I don’t know if they have ever really tried to trade Sandin. When they traded for Muzzin, Liljegren was potentially in that deal, but the Kings were not fans. I don’t get the sense they want to move him now. He is playing well.

In a year where you’ve got to win, you’ve got to be pretty ruthless… If you still look at the overall situation and you say, “I don’t like our mix,” you make your change and you deal with the problems as they occur.

Friedman on whether the Leafs are taking calls on Nick Robertson:

They have to know the kid is not happy. I want to be careful with this. There is a difference between being unhappy and being selfish. There are people who would look at this and say, “The kid is being selfish because they are doing really well, and he is not happy with his ice time.” I think there is a difference.

He is not going public. He is not complaining. I guarantee you that every day he has reporters going up to him and asking, “How are you doing?” I am sure reporters are reaching out to his people asking, “Are you unhappy here?” They have kept quiet.

He wants to play. He wants to play hockey. I think Toronto knows that you are getting to a point here. They haven’t sent him back to the AHL. To me, there is a reason, and that reason is they realize that while playing is good, he is at the point where it is not really helping him anymore.

I think we are getting to a point where, if they can’t find a spot for him, they know it’s probably time for him to go somewhere else. But it is not the time to bitch about that when the team is going really good. It is also a situation where, at times, you have to keep your mouth shut and let things work out organically. This is one of those times for him.

Friedman on whether depth scoring should be more of a concern for the Leafs than defense given the playoff history:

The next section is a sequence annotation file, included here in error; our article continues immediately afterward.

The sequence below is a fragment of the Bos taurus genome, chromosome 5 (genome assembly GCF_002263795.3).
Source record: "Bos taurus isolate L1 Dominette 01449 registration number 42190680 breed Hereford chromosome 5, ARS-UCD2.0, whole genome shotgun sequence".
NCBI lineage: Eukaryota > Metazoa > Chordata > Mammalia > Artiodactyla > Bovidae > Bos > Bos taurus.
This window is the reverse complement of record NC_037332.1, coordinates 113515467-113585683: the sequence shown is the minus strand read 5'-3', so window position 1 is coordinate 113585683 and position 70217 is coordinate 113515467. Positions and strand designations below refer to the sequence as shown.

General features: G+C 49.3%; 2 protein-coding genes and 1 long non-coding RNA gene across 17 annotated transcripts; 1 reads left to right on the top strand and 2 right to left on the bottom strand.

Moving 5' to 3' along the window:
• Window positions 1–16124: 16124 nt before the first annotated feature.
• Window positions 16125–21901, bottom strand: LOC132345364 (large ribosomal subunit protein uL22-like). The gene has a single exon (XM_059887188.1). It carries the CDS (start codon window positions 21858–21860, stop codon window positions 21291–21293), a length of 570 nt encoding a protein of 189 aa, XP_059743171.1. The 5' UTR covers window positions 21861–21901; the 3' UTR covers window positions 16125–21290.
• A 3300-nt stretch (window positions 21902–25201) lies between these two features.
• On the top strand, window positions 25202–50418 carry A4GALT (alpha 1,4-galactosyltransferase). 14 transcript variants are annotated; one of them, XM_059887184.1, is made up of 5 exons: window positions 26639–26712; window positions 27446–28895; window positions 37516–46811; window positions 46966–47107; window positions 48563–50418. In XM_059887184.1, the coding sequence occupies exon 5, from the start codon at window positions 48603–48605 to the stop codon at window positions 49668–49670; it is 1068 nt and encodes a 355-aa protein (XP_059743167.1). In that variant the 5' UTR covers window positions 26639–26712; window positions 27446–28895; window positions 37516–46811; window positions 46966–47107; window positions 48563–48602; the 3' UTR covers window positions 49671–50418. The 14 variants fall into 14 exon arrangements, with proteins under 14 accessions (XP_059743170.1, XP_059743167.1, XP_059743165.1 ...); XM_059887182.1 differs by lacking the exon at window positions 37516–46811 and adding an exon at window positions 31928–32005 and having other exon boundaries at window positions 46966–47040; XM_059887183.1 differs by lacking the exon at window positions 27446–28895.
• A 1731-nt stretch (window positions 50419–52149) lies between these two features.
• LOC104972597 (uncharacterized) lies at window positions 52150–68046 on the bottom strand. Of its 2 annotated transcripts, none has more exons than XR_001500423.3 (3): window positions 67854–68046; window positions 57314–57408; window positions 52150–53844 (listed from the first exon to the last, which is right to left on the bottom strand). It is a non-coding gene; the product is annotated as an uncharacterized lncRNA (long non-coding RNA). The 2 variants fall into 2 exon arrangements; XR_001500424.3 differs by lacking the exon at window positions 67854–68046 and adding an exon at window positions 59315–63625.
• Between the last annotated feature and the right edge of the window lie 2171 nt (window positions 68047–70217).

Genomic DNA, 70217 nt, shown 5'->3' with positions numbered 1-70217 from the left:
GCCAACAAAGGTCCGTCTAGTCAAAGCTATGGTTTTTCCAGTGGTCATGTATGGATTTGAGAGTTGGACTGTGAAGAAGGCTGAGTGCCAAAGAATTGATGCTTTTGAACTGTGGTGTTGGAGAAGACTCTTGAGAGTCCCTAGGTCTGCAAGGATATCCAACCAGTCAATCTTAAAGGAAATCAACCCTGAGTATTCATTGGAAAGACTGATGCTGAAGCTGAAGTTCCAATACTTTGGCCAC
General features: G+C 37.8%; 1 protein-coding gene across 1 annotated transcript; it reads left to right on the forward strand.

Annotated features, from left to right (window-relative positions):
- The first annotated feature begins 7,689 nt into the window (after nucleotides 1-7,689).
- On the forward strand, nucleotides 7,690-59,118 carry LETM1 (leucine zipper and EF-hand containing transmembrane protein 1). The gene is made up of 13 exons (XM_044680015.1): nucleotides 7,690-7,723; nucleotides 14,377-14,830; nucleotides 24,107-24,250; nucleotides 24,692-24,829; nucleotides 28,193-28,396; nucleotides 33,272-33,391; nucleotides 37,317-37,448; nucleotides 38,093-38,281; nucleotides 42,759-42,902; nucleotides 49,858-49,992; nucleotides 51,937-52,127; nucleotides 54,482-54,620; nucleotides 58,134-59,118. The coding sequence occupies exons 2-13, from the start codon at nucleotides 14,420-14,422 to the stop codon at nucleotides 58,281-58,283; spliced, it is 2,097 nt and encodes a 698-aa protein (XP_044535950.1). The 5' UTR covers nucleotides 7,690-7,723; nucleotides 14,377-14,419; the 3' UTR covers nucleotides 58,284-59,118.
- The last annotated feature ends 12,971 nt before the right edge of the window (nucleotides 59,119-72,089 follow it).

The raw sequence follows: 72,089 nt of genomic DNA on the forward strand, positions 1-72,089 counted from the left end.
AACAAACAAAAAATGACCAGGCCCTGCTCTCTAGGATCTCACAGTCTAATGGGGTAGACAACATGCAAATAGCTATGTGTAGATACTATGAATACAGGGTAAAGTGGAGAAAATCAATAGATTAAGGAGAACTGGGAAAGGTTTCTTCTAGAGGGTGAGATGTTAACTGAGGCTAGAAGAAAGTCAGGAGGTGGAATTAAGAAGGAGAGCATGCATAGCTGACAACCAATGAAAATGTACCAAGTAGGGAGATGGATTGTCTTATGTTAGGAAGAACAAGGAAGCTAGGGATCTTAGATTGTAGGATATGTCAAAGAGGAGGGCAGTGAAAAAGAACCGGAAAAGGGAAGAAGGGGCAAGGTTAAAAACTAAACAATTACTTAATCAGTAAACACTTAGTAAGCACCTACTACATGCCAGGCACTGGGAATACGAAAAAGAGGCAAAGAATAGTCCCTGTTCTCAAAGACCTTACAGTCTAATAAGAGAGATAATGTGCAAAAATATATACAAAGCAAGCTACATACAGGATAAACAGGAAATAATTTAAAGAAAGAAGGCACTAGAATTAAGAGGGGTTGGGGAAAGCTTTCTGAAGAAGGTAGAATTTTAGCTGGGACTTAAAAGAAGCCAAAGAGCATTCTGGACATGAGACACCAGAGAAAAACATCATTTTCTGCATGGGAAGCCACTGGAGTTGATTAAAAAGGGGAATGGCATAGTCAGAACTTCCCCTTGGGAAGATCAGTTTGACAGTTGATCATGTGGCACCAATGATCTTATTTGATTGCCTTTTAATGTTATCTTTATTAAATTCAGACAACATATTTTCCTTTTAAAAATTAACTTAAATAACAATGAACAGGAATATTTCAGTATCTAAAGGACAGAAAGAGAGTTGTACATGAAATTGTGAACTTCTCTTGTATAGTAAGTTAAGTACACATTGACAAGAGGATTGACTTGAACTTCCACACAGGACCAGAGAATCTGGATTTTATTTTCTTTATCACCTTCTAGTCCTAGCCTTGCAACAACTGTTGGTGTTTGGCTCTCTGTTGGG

I do think at times they have been pushed around. Some of their playoff defeats over the years you could say it was the goaltending. For some of them, you could say it was the lack of depth scoring. I think it is something they are acutely aware of.

But I think a lot of the time, as these series got deeper and those games got more and more meaningful, they lost battles that they had to win. The playoffs are a different animal.

They have a limited amount of capital they can move, and they don’t have a lot of cap room. They have prioritize. Maybe that will change, and I think they would like a left shot [up front]. They are going to try everybody out here. That is why they even gave Järnkork the look up there.

I think they would like a left shot, but as it stands right now, they are waiting to see what they decide on the blue line first as their first priority.

Yzerman: Maple Leafs are one of the most active, motion-heavy teams in the offensive zone (NBC)

At the intermission of last night’s Detroit vs. Buffalo game, Red Wings GM Steve Yzerman was asked about the number of leads teams have surrendered across the league this season and why it’s been challenging to keep goals against down defensively.

I wouldn’t say I have a real scientific answer, but I think the league in general is in a real transition. You have a lot of teams playing a lot of puck possession with a lot of motion.

If you watch Toronto — we just played them the other night — they might be one of the best at it. In the offensive zone, they are very active. Their D are very active in the offense.